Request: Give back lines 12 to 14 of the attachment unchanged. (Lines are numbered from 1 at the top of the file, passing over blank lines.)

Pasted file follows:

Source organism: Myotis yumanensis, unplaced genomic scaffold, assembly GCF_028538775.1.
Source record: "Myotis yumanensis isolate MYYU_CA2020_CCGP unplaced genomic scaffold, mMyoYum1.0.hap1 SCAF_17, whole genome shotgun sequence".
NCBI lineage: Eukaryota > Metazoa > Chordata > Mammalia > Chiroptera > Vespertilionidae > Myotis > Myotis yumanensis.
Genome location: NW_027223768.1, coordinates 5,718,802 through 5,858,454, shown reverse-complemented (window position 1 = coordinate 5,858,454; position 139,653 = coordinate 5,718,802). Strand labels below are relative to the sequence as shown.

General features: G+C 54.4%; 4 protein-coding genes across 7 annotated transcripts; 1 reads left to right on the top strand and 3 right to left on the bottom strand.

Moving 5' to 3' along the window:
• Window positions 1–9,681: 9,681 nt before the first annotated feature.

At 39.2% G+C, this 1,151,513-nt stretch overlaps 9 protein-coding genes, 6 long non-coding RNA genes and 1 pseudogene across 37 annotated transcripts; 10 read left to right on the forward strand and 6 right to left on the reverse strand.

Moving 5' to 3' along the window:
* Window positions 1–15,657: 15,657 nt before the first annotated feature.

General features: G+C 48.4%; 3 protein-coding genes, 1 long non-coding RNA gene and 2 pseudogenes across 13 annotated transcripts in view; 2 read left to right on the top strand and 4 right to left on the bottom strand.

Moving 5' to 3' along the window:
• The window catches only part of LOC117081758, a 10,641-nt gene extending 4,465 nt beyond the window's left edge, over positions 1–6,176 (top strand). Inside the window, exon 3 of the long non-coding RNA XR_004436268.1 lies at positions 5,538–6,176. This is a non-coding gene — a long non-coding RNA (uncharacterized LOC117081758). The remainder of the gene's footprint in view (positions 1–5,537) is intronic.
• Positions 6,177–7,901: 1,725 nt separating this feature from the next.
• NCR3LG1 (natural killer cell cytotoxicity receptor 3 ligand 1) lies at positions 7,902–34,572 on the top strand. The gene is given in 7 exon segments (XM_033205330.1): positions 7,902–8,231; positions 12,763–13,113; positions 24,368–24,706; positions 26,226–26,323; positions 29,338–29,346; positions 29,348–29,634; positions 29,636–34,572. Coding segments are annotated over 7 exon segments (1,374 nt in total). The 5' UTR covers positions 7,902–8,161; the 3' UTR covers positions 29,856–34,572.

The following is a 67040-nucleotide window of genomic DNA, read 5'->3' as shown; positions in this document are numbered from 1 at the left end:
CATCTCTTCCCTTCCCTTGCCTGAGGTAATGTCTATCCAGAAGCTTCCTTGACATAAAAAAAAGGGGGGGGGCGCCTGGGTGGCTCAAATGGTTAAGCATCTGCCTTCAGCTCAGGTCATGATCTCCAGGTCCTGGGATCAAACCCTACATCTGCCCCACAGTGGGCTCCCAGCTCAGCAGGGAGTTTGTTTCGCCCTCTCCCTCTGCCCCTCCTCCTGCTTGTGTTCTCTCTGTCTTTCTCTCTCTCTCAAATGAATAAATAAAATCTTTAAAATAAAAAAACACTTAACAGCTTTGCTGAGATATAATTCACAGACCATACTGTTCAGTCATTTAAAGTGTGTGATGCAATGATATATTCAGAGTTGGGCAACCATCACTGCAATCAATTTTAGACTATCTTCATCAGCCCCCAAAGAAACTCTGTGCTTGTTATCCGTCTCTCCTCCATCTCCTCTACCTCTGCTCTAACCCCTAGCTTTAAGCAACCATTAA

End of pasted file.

Moving 5' to 3' along the window:
• The window catches only part of LOC117081758, a 10,641-nt gene extending 4,465 nt beyond the window's left edge, over positions 1–6,176 (top strand). Inside the window, exon 3 of the long non-coding RNA XR_004436268.1 lies at positions 5,538–6,176. This is a non-coding gene — a long non-coding RNA (uncharacterized LOC117081758). The remainder of the gene's footprint in view (positions 1–5,537) is intronic.
• Positions 6,177–7,901: 1,725 nt separating this feature from the next.